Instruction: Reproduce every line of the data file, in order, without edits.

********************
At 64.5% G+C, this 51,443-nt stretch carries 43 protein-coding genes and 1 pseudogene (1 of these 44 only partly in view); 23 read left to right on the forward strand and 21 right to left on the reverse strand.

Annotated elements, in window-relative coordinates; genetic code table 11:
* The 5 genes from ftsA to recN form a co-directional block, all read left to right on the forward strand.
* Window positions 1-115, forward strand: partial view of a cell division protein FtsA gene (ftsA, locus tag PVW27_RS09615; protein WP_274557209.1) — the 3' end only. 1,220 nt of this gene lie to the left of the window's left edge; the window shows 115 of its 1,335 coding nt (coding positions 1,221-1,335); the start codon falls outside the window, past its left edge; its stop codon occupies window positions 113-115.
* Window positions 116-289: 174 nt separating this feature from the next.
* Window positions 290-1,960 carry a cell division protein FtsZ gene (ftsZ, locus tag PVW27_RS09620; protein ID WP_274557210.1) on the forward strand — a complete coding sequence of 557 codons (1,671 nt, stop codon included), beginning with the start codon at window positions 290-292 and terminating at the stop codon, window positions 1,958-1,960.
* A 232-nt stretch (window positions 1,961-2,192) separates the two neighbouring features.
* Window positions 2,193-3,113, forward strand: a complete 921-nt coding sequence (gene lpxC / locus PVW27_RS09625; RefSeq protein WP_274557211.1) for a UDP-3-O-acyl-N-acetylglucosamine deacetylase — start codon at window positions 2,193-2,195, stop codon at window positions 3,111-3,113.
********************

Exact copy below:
At 64.5% G+C, this 51,443-nt stretch carries 43 protein-coding genes and 1 pseudogene (1 of these 44 only partly in view); 23 read left to right on the forward strand and 21 right to left on the reverse strand.

Annotated elements, in window-relative coordinates; genetic code table 11:
* The 5 genes from ftsA to recN form a co-directional block, all read left to right on the forward strand.
* Window positions 1-115, forward strand: partial view of a cell division protein FtsA gene (ftsA, locus tag PVW27_RS09615; protein WP_274557209.1) — the 3' end only. 1,220 nt of this gene lie to the left of the window's left edge; the window shows 115 of its 1,335 coding nt (coding positions 1,221-1,335); the start codon falls outside the window, past its left edge; its stop codon occupies window positions 113-115.
* Window positions 116-289: 174 nt separating this feature from the next.
* Window positions 290-1,960 carry a cell division protein FtsZ gene (ftsZ, locus tag PVW27_RS09620; protein ID WP_274557210.1) on the forward strand — a complete coding sequence of 557 codons (1,671 nt, stop codon included), beginning with the start codon at window positions 290-292 and terminating at the stop codon, window positions 1,958-1,960.
* A 232-nt stretch (window positions 1,961-2,192) separates the two neighbouring features.
* Window positions 2,193-3,113, forward strand: a complete 921-nt coding sequence (gene lpxC / locus PVW27_RS09625; RefSeq protein WP_274557211.1) for a UDP-3-O-acyl-N-acetylglucosamine deacetylase — start codon at window positions 2,193-2,195, stop codon at window positions 3,111-3,113.